The same newspaper repeatedly does hit and run stories but rarely does an independent investigation of the claims it reports.

WLIP has also been criticised here for abandoning any semblance of real broadcast reporting,

Ditto for the dilution of television reporting.

Lap dog? Bullshit.

Anonymous said...

Interesting that when Alex was on the board he talked about televising meetings but did ABSOLUTELY NOTHING to bring it about. How can be complain about it when he did nothing to change it?

If he tried and failed, that would be another story. Then he could legitimately blame the rest of the board. But he did nothing.

RAG said...

An anonymous post was rejected because part of it contained an unconfirmed attribution which would require the reader to engage in speculation as to a particular person’s motives.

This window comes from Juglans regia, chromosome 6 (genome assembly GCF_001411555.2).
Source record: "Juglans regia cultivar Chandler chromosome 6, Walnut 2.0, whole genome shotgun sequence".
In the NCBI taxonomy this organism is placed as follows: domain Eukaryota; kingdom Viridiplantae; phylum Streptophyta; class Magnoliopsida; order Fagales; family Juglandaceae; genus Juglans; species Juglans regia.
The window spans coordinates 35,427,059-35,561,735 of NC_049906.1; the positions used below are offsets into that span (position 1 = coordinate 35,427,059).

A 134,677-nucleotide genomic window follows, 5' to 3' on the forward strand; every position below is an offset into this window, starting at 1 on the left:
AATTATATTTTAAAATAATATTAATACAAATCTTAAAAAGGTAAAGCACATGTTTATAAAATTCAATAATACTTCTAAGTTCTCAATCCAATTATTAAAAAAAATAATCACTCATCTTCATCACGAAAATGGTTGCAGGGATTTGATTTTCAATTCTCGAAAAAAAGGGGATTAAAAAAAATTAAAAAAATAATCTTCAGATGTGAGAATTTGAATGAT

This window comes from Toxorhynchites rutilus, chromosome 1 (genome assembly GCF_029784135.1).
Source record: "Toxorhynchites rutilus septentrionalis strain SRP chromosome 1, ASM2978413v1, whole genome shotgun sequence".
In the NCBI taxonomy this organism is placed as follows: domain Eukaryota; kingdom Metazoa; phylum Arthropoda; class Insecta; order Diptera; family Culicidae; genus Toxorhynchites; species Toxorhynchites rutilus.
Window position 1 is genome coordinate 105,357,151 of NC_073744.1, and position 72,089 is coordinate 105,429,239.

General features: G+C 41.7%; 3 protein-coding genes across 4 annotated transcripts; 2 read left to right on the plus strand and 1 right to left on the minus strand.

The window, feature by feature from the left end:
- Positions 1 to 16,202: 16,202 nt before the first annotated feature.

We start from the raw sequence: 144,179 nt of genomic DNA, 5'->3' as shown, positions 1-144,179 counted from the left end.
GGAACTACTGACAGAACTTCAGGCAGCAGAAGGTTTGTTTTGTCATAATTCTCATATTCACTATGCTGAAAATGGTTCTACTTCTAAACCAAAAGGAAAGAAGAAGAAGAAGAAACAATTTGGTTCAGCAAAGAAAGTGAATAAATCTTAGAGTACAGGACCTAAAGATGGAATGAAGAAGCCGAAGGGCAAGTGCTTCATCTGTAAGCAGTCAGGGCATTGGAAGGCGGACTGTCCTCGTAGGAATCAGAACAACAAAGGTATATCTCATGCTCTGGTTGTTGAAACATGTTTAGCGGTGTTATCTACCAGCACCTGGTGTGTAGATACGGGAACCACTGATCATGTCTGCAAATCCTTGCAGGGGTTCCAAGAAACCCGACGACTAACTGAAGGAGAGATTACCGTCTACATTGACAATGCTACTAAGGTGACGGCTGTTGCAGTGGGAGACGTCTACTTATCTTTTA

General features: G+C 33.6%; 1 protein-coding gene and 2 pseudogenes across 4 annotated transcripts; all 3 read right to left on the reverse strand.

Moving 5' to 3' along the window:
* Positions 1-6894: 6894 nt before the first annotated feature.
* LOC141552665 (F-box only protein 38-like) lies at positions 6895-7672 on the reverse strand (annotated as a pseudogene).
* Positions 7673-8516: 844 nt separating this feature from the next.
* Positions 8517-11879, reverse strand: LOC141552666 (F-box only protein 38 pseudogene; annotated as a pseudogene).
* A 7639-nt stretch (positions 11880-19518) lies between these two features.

In the remaining part the poster correctly said that Trustee Tiahnybok had the subject of broadcasting board meetings put on the agenda for the 9/5/06 meeting. The agenda item was for the board to “consider” broadcasting its meetings on cable channel 25. There was no resolution, ordinance or fiscal note brought forward by Alex or anyone else. There was discussion of the topic which included concerns over the absence of necessary equipment at the village hall and the cost to broadcast the meetings and an apparently overriding concern that if the meetings are going to be broadcast that they should be “done right.” The village president asked what the board’s pleasure was with regard to the item and neither Alex or anyone else made any motion whatsoever. Based on having been present at the meeting and reviewing pages 68-72 of the minutes, it’s apparent that this was a discussion item. That’s because nothing formal was requested, prepared or presented.